Legislature moves to drain funding pool for pro stadiums
A proposal is once again in play to eliminate an untouched pool of state money set aside in 2014 to help build and renovate professional sports stadiums.
The House Workforce Development & Tourism Subcommittee on Tuesday quickly backed the proposal, which would repeal a funding program that spells out steps for state dollars to become available for stadium construction and renovation.
Without a Senate version of the bill, House Ways & Means Chairman Bryan Avila of Miami Springs said the repeal language may be included in any tax package the House develops.
“At that point, we’ll probably have a broader conversation in terms of whether this program should even be in existence,” said Rep. Avila, who is sponsoring the repeal proposal. “It’s a tax issue. It certainly has the potential to be in there.”
The bill’s next scheduled appearance is the Ways & Means Committee, which in past sessions has been the source of his chamber’s tax packages. The House and Senate then negotiate final packages.
Rep. Avila pushed a broader repeal proposal during the 2019 legislative session that also sought to prohibit the use of revenues from tourist-development taxes or convention-development taxes to finance or construct facilities that would be used by sports franchises.
The 2019 proposal was approved by the House but died in the Senate.
This year, the bill simply focuses on the stadium program, which makes available $13 million a year for work involving professional stadiums and events administered by the Breeders’ Cup Limited and NASCAR. Amid House opposition over the years, the money has gone unused.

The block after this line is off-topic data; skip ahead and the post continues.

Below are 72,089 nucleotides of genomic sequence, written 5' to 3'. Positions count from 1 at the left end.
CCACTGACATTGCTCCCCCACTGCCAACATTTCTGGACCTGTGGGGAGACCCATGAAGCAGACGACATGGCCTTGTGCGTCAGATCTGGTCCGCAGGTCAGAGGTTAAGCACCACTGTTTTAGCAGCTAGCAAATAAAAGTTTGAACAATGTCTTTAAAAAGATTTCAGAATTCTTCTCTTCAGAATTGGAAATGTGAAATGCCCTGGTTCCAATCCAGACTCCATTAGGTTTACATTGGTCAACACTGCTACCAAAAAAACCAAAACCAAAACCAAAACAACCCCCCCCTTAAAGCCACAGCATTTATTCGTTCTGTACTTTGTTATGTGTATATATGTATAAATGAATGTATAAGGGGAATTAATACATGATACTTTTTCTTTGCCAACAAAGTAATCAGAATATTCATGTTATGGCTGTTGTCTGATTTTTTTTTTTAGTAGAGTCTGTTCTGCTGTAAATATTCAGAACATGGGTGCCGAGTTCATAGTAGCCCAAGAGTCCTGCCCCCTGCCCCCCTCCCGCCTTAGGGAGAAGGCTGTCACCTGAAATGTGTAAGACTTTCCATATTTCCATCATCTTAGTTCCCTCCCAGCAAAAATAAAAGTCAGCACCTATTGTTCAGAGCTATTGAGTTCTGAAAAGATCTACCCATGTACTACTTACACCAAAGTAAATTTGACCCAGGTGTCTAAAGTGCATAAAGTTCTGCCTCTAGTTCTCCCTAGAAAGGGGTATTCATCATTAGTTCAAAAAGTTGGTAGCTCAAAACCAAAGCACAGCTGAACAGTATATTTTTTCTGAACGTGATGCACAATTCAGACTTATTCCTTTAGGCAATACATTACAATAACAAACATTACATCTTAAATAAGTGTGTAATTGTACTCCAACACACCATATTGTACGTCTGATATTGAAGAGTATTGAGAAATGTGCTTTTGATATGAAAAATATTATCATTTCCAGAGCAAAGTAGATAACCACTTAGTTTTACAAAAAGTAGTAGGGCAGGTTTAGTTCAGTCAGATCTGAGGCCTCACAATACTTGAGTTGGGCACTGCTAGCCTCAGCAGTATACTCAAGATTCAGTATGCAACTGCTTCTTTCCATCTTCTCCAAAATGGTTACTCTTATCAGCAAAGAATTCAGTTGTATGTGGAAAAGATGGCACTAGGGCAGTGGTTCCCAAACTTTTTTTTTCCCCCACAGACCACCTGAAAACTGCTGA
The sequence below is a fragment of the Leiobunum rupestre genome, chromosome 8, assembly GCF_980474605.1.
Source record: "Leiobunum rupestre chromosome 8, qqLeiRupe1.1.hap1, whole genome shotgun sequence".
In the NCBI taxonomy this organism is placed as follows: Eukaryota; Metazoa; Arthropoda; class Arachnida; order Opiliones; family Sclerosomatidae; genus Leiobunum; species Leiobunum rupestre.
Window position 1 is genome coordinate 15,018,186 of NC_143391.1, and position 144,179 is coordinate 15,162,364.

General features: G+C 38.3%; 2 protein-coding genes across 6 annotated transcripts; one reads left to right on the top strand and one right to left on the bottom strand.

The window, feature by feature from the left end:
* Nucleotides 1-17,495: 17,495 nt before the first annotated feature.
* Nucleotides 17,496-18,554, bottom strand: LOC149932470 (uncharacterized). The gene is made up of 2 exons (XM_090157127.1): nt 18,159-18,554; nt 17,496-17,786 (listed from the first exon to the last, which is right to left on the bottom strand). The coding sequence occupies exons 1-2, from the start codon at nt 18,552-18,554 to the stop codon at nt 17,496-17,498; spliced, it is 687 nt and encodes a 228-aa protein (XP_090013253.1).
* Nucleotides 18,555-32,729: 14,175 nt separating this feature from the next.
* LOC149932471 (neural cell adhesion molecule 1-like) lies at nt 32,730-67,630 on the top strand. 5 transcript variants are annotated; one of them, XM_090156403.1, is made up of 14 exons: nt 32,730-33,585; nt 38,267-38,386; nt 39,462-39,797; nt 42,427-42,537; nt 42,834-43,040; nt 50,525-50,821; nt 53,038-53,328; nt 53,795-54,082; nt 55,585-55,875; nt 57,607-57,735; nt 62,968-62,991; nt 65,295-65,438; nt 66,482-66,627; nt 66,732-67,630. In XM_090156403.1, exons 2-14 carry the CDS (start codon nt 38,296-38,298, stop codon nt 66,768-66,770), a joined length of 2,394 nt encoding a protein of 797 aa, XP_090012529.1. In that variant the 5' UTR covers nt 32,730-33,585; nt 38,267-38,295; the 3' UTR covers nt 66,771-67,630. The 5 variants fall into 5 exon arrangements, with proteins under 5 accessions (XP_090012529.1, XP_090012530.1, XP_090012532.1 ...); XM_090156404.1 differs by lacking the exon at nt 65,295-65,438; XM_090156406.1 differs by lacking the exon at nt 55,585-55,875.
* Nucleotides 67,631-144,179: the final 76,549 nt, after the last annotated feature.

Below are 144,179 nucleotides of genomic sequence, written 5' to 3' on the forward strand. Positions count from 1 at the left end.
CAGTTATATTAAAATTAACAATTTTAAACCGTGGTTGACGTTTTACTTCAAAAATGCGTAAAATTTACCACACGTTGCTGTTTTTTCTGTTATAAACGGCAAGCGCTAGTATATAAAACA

No applications were submitted during an annual filing window for the 2020 award cycle. That was the second consecutive year no applications were filed.
The program was set up to prevent a repeat of the type of lobbying that occurred in 2013 when the Miami Dolphins unsuccessfully sought $350 million for stadium upgrades.
Currently, eight facilities in Florida receive up to $2 million a year in sales-tax dollars: Hard Rock Stadium and AmricanAirlines Arena in Miami, TIAA Bank Field in Jacksonville, Tropicana Field in St. Petersburg, Amalie Arena in Tampa, the BB&T Center in Broward County, Raymond James Stadium in Tampa, and the Amway Center in Orlando.
All but the funding for the Amway Center, home of the National Basketball Association’s Orlando Magic, were awarded in the 1990s and have payments halting in the next decade. Money for the Amway Center started in 2008 and continues through 2038.
Rep. Avila has pointed to local spending on Marlins Stadium in Miami and the Legislature’s 2013 rejection of the a $350 million funding request for the Dolphins as reasons for opposing the use of public dollars for professional facilities.
“Certainly, South Florida has had its troubled history with subsidies going to these sorts of things in terms of building and constructing these arenas,” he said on Tuesday. “And we’re going to keep paying the price until 2045 or so. Given our history with it, it doesn’t make sense to have this program in place.”
A 2009 deal by Miami-Dade County to borrow about $400 million through issuing bonds for Marlins Stadium has been projected as costing more than $2.6 billion when the final payment is due in 2048.
The deal has been further criticized as owner Jeffrey Loria sold the team for $1.2 billion in 2017. Mr. Loria had acquired the team for $158.5 million in 2002, when the club played its home games in what is now Hard Rock Stadium in Miami Gardens.